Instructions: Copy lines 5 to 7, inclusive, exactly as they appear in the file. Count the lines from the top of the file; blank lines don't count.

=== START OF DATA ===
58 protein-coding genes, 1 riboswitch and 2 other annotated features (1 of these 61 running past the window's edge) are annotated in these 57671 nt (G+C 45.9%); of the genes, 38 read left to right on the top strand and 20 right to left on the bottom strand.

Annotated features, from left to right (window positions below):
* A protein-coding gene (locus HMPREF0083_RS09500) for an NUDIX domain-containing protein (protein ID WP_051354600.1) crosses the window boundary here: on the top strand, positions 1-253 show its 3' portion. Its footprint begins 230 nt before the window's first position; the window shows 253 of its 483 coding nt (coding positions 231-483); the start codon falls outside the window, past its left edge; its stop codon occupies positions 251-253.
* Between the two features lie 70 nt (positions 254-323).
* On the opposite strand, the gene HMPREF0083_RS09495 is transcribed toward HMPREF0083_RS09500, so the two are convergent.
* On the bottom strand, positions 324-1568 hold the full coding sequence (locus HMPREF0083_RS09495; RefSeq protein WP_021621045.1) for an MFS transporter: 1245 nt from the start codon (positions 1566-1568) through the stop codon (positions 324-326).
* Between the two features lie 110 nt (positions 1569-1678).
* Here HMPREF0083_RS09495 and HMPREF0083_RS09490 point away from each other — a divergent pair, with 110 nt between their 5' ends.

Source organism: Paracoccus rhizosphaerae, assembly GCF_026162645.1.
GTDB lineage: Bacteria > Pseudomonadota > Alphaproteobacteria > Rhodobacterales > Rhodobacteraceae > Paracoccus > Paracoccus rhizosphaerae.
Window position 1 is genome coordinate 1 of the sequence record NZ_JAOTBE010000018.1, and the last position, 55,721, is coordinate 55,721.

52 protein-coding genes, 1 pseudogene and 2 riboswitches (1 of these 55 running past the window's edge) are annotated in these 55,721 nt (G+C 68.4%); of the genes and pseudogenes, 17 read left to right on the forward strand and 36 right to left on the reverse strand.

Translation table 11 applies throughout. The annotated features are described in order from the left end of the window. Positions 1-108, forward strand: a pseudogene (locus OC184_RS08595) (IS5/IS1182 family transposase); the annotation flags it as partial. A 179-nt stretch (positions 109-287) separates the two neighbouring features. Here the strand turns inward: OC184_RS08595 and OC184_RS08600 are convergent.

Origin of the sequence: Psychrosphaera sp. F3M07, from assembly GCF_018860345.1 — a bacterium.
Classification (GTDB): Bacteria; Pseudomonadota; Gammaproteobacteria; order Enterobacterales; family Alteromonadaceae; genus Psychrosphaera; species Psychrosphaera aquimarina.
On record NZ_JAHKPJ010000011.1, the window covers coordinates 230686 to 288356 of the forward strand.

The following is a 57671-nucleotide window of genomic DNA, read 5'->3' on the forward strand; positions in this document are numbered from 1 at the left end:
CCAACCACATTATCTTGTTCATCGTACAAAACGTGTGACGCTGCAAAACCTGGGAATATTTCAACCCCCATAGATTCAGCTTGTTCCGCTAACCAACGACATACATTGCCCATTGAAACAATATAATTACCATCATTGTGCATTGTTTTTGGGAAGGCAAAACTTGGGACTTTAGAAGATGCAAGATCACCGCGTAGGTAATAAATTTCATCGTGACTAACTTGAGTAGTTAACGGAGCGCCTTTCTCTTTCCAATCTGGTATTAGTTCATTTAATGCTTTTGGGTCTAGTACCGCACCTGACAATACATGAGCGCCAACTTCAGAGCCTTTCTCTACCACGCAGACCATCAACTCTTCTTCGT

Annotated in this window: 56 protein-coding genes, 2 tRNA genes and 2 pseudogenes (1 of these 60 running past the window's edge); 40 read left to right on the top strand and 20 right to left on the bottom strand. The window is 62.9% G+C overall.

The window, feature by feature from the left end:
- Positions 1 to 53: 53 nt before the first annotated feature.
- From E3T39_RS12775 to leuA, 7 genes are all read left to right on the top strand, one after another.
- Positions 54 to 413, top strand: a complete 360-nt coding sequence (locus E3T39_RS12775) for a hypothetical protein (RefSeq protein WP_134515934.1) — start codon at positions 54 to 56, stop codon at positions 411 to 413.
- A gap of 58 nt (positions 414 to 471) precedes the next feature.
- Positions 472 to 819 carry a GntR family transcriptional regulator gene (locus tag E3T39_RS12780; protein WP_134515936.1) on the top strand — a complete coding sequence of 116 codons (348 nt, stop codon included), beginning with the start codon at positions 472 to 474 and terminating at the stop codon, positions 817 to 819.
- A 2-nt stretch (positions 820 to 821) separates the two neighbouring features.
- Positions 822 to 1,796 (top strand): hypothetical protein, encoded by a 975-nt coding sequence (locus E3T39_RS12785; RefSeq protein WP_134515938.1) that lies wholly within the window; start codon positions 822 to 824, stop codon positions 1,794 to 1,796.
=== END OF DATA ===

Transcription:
* On the opposite strand, the gene HMPREF0083_RS09495 is transcribed toward HMPREF0083_RS09500, so the two are convergent.
* On the bottom strand, positions 324-1568 hold the full coding sequence (locus HMPREF0083_RS09495; RefSeq protein WP_021621045.1) for an MFS transporter: 1245 nt from the start codon (positions 1566-1568) through the stop codon (positions 324-326).
* Between the two features lie 110 nt (positions 1569-1678).